Spain’s prime minister plays down crisis with coalition partner over upcoming budget

Speaking on the Cadena SER radio network, Pedro Sánchez committed to a financial plan “that incorporates the governing agreement with Unidas Podemos”

Pedro Sánchez during his interview on Tuesday with the Cadena SER radio network.
Pedro Sánchez during his interview on Tuesday with the Cadena SER radio network.

A minor crisis between Spain’s governing coalition partners over the 2020 budget plan appears to be over, at least according to Prime Minister Pedro Sánchez, the leader of the Socialist Party (PSOE).

On Tuesday, Sánchez said during a radio interview on the Cadena SER network that he has met with Deputy Prime Minister Pablo Iglesias, the leader of the leftist Unidas Podemos group, to iron out the tension between both political parties.

The junior partner in Spain’s minority government had threatened on Friday to vote against any budget agreement negotiated between Sánchez and the center-right Ciudadanos party, which holds 10 seats in the lower house of parliament, the Congress of Deputies.

The draft budget will be a government agreement, but later we will have to talk to other parties. We will not veto anyone
Prime Minister Sánchez

Instead, Iglesias wants Sánchez to reach a deal with his own partners first; he is also demanding for Unidas Podemos representatives to be present at any future talks with Ciudadanos. On Tuesday, Sánchez said that “there has been no Unidas Podemos veto against Ciudadanos.”

“We are going to make a budget that incorporates the governing agreement with Unidas Podemos,” said the prime minister. “The draft budget will be a government agreement, but later we will have to talk to other parties. We will not veto anyone.”

Spain has been functioning since 2018 under the budget passed by the previous administration of Mariano Rajoy of the Popular Party (PP). Sánchez has been struggling to secure parliamentary support for a new budget plan ever since he first came to power on the back of a successful vote of no-confidence against Rajoy held in mid-2018.

Failure to secure support for his first budget plan led to early elections in April 2019, which proved to be inconclusive. These were followed by a repeat vote in November, which also failed to deliver a clear winner. Sánchez now heads a minority government that is forced to reach case-by-case deals in a fractured parliament in order to get legislation passed. On Monday, the PM assured a gathering of business leaders that the governing coalition’s stability is assured for the remainder of the political term.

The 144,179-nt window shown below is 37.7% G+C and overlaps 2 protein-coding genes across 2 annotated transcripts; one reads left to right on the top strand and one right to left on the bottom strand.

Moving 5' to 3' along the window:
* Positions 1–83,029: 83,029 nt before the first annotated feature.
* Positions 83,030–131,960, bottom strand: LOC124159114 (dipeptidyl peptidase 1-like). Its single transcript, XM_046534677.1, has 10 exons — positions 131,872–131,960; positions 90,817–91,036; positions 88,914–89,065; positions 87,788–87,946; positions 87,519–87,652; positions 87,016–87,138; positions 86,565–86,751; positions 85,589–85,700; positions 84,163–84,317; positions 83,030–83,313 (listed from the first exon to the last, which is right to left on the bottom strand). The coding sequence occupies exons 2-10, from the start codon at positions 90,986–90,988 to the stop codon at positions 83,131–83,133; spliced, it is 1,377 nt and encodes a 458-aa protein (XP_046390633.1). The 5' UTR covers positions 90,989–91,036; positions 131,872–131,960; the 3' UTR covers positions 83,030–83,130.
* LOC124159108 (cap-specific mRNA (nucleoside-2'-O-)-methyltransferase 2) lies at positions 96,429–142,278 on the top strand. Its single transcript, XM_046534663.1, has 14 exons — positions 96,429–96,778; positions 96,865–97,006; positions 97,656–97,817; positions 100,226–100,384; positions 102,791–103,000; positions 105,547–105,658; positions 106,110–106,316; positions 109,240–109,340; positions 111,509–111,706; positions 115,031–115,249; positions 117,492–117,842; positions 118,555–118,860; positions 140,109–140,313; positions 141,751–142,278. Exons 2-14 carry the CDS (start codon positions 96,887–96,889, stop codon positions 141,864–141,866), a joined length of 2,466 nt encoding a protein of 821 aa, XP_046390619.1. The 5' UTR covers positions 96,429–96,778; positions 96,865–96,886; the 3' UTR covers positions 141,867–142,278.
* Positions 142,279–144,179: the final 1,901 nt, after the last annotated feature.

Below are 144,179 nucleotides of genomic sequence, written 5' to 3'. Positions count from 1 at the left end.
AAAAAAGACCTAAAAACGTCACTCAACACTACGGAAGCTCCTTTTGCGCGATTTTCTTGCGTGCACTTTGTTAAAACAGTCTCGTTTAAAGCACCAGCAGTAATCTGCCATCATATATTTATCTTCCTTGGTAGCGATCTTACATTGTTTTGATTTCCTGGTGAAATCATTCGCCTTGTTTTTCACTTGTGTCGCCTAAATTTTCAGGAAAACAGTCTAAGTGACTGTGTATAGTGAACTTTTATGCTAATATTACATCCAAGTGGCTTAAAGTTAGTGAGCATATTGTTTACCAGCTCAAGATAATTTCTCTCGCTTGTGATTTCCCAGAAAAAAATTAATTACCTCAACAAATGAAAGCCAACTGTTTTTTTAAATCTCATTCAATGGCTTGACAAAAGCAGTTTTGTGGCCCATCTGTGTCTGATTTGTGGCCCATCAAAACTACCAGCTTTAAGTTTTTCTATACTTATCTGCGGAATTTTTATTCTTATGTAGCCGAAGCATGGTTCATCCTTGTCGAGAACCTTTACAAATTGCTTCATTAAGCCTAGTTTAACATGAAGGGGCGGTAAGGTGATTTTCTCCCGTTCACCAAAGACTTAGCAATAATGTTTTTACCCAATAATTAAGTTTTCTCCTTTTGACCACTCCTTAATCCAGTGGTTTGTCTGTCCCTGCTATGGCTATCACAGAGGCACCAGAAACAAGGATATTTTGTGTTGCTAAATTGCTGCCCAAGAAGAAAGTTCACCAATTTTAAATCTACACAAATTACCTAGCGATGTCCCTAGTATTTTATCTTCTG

I am quite satisfied with the loyalty and the functioning of this coalition government.
PM Sánchez

The PSOE and Unidas Podemos are expected to restart bilateral talks on the budget on Tuesday. The issue has been an ongoing source of friction because Unidas Podemos wants to repeal the PP’s labor reform of 2012, which sought to introduce flexibility in the job market through cheaper layoffs, while the PSOE is only willing to tweak its most controversial aspects.

“I am quite satisfied with the loyalty and the functioning of this coalition government. Mutual understanding is optimal in these times of pandemic. Stability is guaranteed,” insisted Sánchez on Tuesday.

But the Socialist leader underscored the urgency of approving a new budget. “We are still laboring under a 2018 budget made by a conservative government at a time when there was no pandemic. Those accounts do not include the tools to deal with social emergencies or to spend the funds from Europe,” said Sánchez, alluding to the recent coronavirus recovery fund agreed to in Brussels, which will allocate €140 billion to Spain. “That old budget cannot absorb those enormous economic resources from the European funds. That’s why a new one must be urgently approved.”

Sánchez also appealed to the main opposition PP for support. “The PP says it cannot support us because they are the alternative to us. But precisely because they are the alternative they have to put aside partisan battles in order to battle the pandemic.”

Concerns about Madrid

The prime minister also pointed to the way that some regions have been handling the ongoing coronavirus crisis – in particular Madrid, which is run by the PP with the support of Ciudadanos – as to the main reason for the rising infection levels in Spain. “The reasons are clear: mobility, nightlife,” he said. “Citizens have relaxed. But in administrative terms, the levels of contact tracing in some regions have to improve. We are placing contact tracers at the disposal of Madrid, as well as economic resources and joint-management efforts,” he said.

Sánchez defended Fernando Simón, the director of the Health Ministry’s Coordination Center for Health Alerts (CCAES), after the government’s chief epidemiologist highlighted Madrid’s coronavirus statistics at a press conference on Monday night, prompting criticism from the regional premier, Isabel Díaz Ayuso. “If Simón conveyed that message, it’s because we are concerned about the state of public health and the epidemic in Madrid,” the prime minister said. But he insisted that “the progress [of the coronavirus epidemic] is worrying, but bears no relationship to the situation in March.”

Sánchez also made remarks about the monarchy, agreeing that there could be more transparency in the royal household’s accounts but insisting that Spain needs “constitutional stability” right now and that this is not the right time to debate the institution despite the shockwaves created by the secret departure of former king Juan Carlos to the United Arab Emirates amid a financial scandal.

English version by Susana Urra.

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